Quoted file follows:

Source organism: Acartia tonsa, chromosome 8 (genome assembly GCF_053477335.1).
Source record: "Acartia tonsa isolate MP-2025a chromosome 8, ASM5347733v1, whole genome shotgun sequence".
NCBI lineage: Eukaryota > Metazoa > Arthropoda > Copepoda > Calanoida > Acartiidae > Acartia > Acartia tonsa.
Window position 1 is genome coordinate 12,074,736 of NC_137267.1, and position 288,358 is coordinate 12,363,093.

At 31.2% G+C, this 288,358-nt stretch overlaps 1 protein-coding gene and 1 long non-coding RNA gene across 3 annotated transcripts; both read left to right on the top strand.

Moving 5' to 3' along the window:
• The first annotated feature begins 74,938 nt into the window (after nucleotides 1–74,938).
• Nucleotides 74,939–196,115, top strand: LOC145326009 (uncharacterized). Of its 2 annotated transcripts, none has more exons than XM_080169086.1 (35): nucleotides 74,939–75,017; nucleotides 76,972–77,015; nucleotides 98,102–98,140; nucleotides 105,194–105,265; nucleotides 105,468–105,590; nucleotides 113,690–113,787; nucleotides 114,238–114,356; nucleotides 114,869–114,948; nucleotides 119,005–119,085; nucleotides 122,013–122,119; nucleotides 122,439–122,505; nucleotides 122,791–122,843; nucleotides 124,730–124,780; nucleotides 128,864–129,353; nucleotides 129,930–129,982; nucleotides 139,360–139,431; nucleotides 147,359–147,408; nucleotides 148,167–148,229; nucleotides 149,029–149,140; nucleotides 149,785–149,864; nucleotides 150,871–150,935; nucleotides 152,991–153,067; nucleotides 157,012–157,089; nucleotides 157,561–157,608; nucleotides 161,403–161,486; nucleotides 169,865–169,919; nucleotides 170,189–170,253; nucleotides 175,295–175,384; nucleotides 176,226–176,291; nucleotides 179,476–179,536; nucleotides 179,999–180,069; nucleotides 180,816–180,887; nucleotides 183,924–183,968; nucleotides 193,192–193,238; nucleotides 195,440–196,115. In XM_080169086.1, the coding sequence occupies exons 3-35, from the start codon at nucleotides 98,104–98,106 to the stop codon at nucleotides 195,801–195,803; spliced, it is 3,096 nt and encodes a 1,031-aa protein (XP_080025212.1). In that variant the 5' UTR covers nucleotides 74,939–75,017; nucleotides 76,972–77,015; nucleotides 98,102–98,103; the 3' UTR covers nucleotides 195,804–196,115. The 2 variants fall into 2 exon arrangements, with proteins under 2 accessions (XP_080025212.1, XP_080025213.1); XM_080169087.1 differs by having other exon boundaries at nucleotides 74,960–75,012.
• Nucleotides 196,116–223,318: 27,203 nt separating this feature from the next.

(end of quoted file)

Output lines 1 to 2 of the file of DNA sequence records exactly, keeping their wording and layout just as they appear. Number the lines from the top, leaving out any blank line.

Source organism: Acartia tonsa, chromosome 8 (genome assembly GCF_053477335.1).
Source record: "Acartia tonsa isolate MP-2025a chromosome 8, ASM5347733v1, whole genome shotgun sequence".